President George Weah has reinstated the suspended principal of the Booker Washington Institute (BWI), Harris Fomba Tarnue. The action took place at the Executive Mansion on Tuesday, June 18, 2019 at an afternoon meeting convened by the Minister of State for Presidential Affairs, Nathaniel McGill.
Present at the meeting was the Minister of Education, Ansu Sonii, and the BWI Board of Governors, led by its chairman, John Youboty, a BWI alumnus and road construction entrepreneur.
Mr. Tarnue’s removal followed a “vote of no confidence” against him, which the Board of Governors adopted on Thursday, May 16, 2019 during a meeting on the BWI campus.
President Ellen Johnson Sirleaf, with the consent of the BWI Board of Governors, appointed Mr. Tarnue, BWI principal on January 6, 2016. Following its “vote of no confidence,” and suspension of principal Tarnue, the Board, with the concurrence of Minister Sonii, appointed Mr. James Walter who, like Tarnue, is a BWI alumnus, as acting principal.
Mr. Walker has been a staff member at BWI for 19 years. The “vote of no confidence” followed eight months of investigation into alleged malpractices by principal Tarnue in his administration of the school. These malpractices included what the Board called “nepotism,” whereby Mr. Tarnue placed on the BWI payroll his wife and several other family members, and alleged arbitrary mishandling of the BWI staff, including demotions, dismissals, etc.
In his letter of suspension to Principal Tarnue, Minister Sonii said that of all of the allegations the Board had against Principal Tarnue, none was more serious than the decision by Mr. Tarnue to send 11th graders forward to take the 2019 National Examinations, something contrary to the rules and regulations of the West African Examinations Council (WAEC).
Both Education Minister Tarnue and the BWI Board of Governors had advised Principal Tarnue against such action, but he went on anyhow and sent the 11th graders to sit the WAEC Examinations. The 11th graders had to be ordered to leave the examination hall on the day of the exams.
But President Weah, on hearing that Principal Tarnue had been suspended, said both the Minister of Education and the Board of Governors had acted without the President’s approval or permission.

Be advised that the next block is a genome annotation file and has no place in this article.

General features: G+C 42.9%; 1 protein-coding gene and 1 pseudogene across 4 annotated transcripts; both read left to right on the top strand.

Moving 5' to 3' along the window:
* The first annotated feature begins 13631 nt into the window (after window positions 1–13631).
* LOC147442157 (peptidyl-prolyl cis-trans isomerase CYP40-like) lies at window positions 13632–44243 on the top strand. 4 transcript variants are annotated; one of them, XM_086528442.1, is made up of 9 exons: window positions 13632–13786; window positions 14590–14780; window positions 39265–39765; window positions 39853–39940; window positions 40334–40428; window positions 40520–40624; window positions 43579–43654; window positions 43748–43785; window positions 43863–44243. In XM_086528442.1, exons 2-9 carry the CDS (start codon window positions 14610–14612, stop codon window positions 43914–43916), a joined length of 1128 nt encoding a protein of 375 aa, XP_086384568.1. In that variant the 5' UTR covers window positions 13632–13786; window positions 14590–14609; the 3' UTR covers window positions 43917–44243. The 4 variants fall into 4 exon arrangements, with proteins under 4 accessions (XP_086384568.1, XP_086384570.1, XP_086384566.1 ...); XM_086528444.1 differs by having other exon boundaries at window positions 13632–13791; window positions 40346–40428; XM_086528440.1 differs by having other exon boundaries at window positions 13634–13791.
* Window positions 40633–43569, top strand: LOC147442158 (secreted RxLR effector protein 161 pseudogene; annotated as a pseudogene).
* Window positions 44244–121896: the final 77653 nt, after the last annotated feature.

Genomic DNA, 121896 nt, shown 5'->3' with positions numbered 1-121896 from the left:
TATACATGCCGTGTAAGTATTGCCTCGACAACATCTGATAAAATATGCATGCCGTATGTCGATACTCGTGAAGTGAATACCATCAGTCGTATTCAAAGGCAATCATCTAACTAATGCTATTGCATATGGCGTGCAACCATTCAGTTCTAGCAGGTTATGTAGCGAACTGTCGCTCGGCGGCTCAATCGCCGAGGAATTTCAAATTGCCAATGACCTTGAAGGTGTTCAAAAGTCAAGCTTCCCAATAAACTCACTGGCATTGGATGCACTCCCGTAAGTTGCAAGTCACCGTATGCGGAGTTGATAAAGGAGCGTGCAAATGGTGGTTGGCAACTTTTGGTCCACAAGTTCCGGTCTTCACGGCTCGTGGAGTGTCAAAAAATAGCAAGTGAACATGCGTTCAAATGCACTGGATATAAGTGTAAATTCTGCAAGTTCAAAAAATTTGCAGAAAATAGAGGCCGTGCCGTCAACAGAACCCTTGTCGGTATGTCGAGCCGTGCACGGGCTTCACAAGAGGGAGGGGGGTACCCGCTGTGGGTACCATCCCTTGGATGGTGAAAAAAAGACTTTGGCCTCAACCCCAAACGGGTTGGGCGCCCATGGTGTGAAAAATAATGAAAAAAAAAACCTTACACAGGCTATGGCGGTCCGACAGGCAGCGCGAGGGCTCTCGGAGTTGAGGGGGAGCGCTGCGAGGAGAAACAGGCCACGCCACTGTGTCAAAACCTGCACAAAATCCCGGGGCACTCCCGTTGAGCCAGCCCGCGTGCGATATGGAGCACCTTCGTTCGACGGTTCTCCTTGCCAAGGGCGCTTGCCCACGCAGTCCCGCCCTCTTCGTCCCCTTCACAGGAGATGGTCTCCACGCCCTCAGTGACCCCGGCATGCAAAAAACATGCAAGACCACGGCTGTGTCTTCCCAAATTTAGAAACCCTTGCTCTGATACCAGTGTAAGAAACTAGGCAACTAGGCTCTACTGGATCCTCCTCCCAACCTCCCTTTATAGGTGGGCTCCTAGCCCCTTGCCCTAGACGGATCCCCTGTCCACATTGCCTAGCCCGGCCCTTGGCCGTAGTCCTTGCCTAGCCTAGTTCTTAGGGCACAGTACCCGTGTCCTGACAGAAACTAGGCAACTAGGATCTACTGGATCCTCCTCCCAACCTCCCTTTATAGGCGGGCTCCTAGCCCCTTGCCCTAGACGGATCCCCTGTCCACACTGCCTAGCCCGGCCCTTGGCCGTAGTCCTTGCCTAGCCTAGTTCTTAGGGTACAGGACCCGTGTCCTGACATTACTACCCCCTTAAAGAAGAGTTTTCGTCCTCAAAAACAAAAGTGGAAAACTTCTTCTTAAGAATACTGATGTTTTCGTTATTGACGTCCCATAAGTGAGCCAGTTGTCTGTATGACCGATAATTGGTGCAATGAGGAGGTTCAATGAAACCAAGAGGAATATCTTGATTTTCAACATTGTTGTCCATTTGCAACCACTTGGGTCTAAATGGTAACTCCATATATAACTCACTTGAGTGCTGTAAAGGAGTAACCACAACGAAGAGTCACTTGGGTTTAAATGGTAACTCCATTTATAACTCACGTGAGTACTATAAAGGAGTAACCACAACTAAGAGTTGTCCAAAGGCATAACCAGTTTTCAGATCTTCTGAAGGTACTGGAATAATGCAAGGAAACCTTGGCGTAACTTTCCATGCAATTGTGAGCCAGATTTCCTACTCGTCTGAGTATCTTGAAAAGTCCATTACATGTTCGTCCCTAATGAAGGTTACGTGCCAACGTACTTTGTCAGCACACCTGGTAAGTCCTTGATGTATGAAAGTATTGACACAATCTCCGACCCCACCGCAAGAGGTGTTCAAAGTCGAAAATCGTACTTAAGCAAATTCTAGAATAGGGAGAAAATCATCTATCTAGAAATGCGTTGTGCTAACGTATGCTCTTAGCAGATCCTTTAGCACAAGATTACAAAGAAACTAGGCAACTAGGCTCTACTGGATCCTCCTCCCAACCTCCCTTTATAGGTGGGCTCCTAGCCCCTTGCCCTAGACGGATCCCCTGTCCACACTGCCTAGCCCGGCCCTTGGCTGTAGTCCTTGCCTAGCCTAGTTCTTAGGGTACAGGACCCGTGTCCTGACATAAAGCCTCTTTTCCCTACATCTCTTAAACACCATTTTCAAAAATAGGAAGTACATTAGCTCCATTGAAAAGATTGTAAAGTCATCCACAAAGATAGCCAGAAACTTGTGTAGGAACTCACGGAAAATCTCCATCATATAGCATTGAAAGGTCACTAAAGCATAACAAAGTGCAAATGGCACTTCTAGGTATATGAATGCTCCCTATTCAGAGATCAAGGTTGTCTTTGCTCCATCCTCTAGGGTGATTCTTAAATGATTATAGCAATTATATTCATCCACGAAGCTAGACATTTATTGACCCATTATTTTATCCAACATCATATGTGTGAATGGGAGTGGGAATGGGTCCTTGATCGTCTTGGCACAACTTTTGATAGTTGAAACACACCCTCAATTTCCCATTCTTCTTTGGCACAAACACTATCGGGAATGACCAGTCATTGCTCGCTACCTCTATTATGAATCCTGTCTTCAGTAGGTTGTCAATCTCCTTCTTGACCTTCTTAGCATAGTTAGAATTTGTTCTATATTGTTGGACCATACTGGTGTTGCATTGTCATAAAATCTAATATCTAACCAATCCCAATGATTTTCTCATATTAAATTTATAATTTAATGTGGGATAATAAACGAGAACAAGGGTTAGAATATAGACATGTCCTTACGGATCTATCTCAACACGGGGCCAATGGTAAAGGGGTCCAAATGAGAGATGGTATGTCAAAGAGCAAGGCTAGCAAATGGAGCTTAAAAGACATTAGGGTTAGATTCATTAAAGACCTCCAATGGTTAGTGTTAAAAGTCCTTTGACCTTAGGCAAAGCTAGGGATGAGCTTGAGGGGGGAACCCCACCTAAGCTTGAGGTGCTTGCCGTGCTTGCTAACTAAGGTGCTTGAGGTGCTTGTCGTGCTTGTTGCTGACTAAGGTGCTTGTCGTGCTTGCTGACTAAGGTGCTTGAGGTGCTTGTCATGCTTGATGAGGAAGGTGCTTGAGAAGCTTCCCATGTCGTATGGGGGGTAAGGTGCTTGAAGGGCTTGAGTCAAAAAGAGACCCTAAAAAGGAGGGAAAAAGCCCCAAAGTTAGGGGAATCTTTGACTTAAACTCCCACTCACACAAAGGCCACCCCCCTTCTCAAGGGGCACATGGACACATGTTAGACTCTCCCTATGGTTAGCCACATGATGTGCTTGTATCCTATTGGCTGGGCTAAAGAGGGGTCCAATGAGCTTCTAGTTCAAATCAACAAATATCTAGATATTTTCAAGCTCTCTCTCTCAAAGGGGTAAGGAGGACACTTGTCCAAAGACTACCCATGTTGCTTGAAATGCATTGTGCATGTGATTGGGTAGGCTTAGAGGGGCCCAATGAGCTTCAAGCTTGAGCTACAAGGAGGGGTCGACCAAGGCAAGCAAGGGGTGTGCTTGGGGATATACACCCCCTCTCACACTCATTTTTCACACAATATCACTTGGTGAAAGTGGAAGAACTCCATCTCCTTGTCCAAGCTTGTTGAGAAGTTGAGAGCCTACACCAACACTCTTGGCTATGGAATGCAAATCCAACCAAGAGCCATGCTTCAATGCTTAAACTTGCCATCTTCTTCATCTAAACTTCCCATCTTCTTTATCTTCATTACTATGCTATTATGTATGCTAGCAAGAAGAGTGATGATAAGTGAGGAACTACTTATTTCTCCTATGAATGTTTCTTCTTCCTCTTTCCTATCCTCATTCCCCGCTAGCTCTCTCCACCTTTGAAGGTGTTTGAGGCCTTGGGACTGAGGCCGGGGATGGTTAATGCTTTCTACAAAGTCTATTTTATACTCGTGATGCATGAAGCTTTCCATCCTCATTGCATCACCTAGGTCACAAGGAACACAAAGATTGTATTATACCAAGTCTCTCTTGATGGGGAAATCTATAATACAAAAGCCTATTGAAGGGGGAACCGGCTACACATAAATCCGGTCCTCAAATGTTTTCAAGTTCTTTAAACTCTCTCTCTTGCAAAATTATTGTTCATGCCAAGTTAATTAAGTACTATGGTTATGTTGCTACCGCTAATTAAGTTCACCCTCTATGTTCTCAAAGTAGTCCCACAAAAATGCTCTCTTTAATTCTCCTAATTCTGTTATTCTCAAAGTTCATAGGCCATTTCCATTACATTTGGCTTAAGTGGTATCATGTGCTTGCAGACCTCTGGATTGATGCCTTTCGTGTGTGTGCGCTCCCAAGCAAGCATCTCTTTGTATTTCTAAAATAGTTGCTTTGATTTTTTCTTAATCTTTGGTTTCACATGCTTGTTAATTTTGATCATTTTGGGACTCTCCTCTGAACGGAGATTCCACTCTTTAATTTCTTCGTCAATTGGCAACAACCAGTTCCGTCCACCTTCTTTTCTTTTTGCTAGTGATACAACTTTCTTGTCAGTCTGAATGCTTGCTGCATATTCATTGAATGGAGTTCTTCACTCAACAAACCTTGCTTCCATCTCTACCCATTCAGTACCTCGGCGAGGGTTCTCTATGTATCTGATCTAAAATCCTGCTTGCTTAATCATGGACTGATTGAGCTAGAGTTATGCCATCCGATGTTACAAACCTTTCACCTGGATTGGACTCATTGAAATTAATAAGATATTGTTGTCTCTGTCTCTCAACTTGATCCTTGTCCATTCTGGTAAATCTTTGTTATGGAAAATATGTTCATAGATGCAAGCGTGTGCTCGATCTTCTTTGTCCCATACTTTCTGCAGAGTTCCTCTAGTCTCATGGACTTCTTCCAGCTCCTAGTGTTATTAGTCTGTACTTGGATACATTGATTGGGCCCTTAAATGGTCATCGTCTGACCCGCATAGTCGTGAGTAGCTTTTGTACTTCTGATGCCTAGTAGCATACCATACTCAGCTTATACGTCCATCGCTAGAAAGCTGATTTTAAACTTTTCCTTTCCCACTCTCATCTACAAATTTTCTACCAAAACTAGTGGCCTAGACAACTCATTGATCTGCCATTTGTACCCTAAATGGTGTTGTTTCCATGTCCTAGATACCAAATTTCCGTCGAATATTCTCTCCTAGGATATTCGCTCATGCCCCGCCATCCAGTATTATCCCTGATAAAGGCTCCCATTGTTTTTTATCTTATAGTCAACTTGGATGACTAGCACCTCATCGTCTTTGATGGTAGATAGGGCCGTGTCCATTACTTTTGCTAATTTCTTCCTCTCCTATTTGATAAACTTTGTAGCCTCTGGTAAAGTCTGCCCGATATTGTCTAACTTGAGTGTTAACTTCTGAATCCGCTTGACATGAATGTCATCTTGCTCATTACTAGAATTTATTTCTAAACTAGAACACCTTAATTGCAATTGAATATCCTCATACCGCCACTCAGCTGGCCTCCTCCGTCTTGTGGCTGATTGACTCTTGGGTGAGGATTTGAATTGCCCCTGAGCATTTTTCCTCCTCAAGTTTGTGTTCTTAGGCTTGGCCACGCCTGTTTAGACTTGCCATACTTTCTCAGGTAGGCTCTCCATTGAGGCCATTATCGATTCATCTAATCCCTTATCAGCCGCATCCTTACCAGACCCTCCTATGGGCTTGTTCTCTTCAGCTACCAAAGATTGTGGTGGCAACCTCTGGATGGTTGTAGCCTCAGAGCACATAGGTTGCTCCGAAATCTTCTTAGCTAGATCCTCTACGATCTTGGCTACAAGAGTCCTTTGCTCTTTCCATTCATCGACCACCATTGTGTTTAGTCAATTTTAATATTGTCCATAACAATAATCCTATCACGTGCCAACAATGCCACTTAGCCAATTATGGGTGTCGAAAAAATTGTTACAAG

He, therefore, ordered his Minister of State, Nathaniel McGill, to order the Board to reinstate Mr. Tarnue as BWI principal, hence Tuesday’s meeting. Before the Board of Governors, with Minister McGill present yesterday, Education Minister Sonii said the purpose of the meeting was “to reinstate Mr. Tarnue as principal of BWI.
Among members of the Board present, there were two Board members solidly on Mr. Tarnue ‘s side, who had been lobbying relentlessly to have him reinstated. They were the Minister of Sports, Zoegar Wilson, and Jackson Paye, a 1975 BWI graduate.
Reliable sources said Minister Wilson had met President Weah at a Sunday morning football match in Monrovia, and informed him of the Board’s decision to suspend Mr. Tarnue. “Did you know of it?” Minister Wilson asked the President. The President replied, “No” and immediately intimated that the Board would have to reinstate Mr. Tarnue, since neither the Board nor the Minister had secured the permission of the President before acting.
The Charter of the BWI Board, adopted by the Legislature, stipulates that the Board appoints the BWI principal with the concurrence of the President of Liberia. Both Education Minister Sonii and Board Chair Youboty had assured the Board that they had informed President Weah of the Board’s decision prior to taking the action. But it turned out that, though both men showed the Board communication they had addressed to President Weah, the President apparently never received the communication. This has without question taught both Minister Sonii and Board of Governors Chairman Youboty a hard lesson in politics, and the inner-workings in the Executive Mansion.
It should, however, be clear to most people that not every communication sent to the Mansion for the President’s eyes is actually seen by him. There are innumerable political and other intricacies at play in that building, at all times. Anyone who wants the President — not just President Weah, but any President, to see a communication must make sure to secure a one-on-one audience with the Chief of Staff, rather than assume that he will receive the communication sent, no matter how beautifully or powerfully written, or how urgent and necessary the matter at hand.